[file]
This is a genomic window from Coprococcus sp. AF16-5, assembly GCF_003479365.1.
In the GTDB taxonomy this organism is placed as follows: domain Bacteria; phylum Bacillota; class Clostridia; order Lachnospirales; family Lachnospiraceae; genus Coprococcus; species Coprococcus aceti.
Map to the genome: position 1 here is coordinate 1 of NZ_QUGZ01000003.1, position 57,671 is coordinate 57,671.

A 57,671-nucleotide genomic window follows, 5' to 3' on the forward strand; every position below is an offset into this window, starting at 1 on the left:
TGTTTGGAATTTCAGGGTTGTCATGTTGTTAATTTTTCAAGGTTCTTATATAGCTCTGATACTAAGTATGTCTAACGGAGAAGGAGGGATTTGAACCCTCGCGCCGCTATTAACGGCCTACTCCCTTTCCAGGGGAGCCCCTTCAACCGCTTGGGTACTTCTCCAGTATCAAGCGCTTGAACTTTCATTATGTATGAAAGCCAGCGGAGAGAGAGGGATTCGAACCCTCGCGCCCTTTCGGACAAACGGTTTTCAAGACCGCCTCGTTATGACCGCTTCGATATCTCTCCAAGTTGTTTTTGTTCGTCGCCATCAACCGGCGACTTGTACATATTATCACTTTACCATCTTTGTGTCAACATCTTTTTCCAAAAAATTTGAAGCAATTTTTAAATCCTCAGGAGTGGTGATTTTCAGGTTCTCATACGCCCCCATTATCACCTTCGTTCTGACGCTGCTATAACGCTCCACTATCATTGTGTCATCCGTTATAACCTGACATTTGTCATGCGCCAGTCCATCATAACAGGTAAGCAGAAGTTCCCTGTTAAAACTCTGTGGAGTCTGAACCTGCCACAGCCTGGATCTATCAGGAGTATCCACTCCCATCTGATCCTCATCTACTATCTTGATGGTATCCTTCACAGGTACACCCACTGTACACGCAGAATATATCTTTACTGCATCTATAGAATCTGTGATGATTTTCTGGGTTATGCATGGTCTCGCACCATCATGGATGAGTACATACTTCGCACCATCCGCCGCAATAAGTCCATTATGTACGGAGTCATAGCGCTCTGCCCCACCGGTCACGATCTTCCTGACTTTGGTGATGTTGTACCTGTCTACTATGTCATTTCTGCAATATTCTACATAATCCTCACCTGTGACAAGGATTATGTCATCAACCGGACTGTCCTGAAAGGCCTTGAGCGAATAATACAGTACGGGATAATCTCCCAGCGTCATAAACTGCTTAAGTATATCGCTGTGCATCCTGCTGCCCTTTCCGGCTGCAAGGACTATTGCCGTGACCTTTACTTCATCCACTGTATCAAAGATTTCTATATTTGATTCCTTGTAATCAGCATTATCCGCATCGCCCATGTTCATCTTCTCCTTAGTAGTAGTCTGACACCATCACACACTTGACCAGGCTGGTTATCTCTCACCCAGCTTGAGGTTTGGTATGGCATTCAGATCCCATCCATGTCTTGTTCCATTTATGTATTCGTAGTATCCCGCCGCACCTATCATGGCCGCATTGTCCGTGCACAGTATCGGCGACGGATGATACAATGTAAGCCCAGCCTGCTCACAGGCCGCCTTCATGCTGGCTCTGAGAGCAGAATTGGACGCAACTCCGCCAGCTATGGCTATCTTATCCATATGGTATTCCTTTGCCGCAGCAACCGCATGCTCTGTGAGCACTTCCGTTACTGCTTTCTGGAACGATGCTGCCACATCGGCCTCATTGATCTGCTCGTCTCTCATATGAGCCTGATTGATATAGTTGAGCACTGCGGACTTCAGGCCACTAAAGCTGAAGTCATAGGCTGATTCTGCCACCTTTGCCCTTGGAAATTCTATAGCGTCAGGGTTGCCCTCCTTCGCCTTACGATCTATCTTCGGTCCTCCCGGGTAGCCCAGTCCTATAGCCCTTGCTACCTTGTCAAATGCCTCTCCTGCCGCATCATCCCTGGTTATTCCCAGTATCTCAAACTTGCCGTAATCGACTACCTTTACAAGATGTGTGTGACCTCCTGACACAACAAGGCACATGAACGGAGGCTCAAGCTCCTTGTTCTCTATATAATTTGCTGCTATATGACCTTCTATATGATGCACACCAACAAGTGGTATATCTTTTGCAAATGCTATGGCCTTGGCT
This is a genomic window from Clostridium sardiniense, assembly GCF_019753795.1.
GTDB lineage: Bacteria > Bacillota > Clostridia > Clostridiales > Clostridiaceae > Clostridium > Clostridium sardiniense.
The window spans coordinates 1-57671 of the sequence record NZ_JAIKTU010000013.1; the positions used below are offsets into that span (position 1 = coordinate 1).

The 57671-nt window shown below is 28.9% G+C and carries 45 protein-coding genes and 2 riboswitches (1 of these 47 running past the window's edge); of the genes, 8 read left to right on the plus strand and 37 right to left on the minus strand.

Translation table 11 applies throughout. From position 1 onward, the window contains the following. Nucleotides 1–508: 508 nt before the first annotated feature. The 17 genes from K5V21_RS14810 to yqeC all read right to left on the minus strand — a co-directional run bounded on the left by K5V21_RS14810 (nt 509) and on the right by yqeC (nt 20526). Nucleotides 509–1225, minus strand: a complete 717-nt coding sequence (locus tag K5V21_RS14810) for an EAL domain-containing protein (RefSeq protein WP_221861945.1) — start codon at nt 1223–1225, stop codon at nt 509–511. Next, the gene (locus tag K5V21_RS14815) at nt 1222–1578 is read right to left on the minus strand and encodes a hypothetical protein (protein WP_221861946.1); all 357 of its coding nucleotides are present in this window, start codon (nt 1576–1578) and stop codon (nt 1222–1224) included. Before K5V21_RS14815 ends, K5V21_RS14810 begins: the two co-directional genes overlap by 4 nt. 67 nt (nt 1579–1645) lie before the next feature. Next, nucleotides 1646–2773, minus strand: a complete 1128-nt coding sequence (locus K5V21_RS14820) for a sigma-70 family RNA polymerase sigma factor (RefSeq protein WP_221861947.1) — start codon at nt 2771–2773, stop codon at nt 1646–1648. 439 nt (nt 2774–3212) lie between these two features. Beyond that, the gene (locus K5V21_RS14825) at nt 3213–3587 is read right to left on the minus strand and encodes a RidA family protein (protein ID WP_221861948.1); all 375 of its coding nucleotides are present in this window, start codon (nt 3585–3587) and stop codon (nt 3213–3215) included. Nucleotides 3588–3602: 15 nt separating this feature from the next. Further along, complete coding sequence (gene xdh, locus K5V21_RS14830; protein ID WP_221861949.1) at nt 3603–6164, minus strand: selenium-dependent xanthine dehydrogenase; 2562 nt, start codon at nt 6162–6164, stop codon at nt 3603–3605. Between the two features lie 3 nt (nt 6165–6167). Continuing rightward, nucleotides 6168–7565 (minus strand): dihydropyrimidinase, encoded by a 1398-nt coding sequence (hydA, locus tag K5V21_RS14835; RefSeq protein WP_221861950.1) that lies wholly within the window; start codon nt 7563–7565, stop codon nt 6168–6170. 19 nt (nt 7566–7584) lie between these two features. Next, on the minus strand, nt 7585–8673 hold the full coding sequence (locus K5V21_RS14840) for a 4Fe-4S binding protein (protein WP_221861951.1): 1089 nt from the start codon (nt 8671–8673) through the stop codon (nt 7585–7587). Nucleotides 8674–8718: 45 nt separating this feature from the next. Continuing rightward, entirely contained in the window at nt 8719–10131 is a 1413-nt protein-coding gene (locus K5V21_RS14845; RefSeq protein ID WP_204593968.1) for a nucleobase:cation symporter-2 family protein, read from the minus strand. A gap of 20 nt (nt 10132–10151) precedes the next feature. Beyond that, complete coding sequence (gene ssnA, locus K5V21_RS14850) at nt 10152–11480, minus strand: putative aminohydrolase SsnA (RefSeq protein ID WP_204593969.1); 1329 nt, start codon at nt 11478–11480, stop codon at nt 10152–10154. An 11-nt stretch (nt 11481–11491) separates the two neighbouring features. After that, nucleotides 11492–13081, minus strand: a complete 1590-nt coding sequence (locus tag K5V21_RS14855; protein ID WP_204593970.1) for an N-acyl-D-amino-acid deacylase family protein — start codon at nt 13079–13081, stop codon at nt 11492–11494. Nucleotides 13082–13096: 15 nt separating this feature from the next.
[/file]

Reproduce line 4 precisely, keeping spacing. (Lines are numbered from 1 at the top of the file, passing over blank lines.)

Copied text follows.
A 57,671-nucleotide genomic window follows, 5' to 3' on the forward strand; every position below is an offset into this window, starting at 1 on the left: